Fiat Must Face Some Claims In Drivers’ Hacking Risk Suit

An Illinois federal judge on Monday refused to entirely dismiss a putative class action claiming some Fiat Chrysler Jeeps are susceptible to hacking, saying that the plaintiffs can continue to claim they overpaid for the vehicles.
District Court Judge Michael Reagan dismissed remaining claims that possible future car hacking could cause injury or death, but allowed two of the four plaintiffs in the case to continue pursuing their claims that the vehicles have depreciated in value in light of system vulnerabilities.

Four car owners — Brian Flynn, George and Kelly Brown and Michael Keith — sued the company in 2015 after researchers in a controlled experiment were able to hack the vehicle and gain control of certain functions.

The car owners claimed that Fiat’s software fix, released before news of the experiment broke, still left pathways open into the car’s computer system that hackers could exploit.

Fiat argued that since the patch was released there is no proof hackers have breached its systems and that the owners failed to show how the episode hurt them, saying that they never canceled trips or checked to see if their car’s value diminished. The carmaker added that the drivers failed to pinpoint what additional hacking vulnerabilities might exist, or even prove that any of its vehicles have been hacked since.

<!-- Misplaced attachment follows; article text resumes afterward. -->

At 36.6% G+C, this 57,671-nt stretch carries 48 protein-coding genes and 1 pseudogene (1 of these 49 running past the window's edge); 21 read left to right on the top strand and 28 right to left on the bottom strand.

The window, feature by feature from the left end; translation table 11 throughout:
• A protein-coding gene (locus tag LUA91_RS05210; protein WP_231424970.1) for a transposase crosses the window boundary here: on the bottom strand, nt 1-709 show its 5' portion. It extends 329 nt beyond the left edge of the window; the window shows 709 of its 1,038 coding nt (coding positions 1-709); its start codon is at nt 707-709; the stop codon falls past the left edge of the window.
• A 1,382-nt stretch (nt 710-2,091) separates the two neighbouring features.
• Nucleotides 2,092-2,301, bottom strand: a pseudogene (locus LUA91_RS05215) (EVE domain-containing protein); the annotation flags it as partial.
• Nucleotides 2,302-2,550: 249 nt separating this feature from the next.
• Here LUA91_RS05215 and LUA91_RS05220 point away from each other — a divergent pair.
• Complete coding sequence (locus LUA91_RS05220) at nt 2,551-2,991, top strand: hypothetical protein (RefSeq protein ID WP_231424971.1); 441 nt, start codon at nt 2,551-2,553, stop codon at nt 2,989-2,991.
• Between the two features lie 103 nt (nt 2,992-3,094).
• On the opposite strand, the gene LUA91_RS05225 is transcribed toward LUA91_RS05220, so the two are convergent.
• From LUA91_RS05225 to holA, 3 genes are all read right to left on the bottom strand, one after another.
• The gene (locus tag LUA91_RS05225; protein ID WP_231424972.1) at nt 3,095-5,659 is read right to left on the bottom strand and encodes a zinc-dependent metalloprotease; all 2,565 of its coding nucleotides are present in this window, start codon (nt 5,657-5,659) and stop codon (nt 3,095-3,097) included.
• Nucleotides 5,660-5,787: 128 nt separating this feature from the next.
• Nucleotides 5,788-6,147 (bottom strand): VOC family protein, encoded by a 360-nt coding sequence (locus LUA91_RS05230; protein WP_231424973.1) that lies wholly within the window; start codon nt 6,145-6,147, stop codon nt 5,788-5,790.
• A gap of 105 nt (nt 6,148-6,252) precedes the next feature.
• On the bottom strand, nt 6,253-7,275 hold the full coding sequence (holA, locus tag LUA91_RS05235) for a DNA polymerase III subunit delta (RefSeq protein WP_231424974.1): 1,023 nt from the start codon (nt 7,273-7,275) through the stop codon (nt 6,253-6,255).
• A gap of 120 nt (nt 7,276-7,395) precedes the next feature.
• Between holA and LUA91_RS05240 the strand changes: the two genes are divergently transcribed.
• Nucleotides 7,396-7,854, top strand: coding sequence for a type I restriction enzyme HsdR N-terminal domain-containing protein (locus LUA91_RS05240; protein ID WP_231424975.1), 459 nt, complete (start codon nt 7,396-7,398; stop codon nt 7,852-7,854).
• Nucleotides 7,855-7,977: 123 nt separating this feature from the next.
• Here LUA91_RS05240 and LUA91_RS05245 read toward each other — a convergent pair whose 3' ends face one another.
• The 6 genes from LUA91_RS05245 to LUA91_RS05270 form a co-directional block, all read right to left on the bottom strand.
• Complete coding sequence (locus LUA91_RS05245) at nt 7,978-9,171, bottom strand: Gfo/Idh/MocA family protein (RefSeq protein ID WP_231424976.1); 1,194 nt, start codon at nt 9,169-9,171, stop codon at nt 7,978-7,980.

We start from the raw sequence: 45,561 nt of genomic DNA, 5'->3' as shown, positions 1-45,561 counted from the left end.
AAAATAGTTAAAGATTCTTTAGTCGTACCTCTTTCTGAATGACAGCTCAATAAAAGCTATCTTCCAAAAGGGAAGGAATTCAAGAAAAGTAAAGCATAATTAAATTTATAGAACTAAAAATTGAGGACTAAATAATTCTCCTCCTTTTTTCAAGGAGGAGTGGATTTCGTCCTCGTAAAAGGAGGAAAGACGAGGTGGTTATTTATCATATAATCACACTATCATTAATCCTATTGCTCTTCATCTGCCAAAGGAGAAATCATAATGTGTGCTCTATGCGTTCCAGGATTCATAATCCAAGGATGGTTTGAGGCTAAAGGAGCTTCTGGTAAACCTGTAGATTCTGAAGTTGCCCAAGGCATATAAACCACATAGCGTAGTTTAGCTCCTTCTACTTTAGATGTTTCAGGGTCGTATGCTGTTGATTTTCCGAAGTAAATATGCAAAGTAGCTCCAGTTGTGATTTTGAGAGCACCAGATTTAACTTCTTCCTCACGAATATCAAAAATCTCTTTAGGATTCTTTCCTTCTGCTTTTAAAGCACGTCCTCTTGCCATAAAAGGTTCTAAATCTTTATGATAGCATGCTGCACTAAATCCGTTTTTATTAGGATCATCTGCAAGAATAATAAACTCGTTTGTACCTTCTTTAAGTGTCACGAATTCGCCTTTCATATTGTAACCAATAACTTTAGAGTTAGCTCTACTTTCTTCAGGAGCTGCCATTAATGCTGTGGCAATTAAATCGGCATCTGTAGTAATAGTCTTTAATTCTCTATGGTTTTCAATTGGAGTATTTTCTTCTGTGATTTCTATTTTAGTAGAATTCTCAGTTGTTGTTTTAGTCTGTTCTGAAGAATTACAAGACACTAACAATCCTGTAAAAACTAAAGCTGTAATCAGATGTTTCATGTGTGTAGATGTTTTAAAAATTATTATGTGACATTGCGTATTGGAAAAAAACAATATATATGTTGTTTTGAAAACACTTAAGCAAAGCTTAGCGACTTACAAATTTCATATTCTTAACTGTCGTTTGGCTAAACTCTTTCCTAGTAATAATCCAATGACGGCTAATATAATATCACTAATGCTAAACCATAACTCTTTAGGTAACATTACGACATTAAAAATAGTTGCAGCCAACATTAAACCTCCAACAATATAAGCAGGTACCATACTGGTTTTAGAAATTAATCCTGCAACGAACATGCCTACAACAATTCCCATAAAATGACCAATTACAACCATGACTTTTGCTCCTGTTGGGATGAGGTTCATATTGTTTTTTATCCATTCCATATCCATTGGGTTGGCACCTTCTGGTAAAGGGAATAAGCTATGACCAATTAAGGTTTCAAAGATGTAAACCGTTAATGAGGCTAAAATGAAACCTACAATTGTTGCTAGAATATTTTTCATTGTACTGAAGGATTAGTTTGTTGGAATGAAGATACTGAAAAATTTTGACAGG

Judge Reagan trimmed the suit in September after finding that Flynn and Keith lacked standing to pursue damages for a possible future car hacking that could injure or kill them, but left intact the drivers’ claims that they overpaid for the cars.

The judge’s ruling on Monday addressed the Murphys’ claims, saying that their injury risk claims fail for the same reasons Flynn and Keith’s did. He also said that their state law fraud, fraudulent concealment and negligence claim were barred by the economic loss doctrine.

He did dismiss Fiat’s argument that because the Browns purchased their vehicle through a special pricing program it barred them from seeking depreciation damages.

“The Browns complain that Chrysler inappropriately relies on facts outside of the amended complaint to raise this argument, and they are correct,” he said. “Even if the court opted to consider facts outside of the amended complaint, Chrysler’s argument is unpersuasive, as paying a lower purchase price does not foreclose the possibility that the Browns could be entitled to damages related to overpayment or diminution of value.”

Judge Reagan also found that the Browns had a valid claim under the Missouri Merchandising Practices Act.

“The Browns have put forth sufficient allegations that they suffered an ascertainable loss as a result of a deceptive practice by defendants,” he said.

Counsel for the car owners did not immediately respond to requests for comment on Tuesday. Representatives for Fiat declined to comment.

The car owners are represented by Christopher Cueto and Michael Gras of the Law Office of Christopher Cueto, and Stephen R. Wigginton, Christopher D. Baucom, Lucas Pendry, IJay Palansky and Emily Buckley of Armstrong Teasdale LLP.


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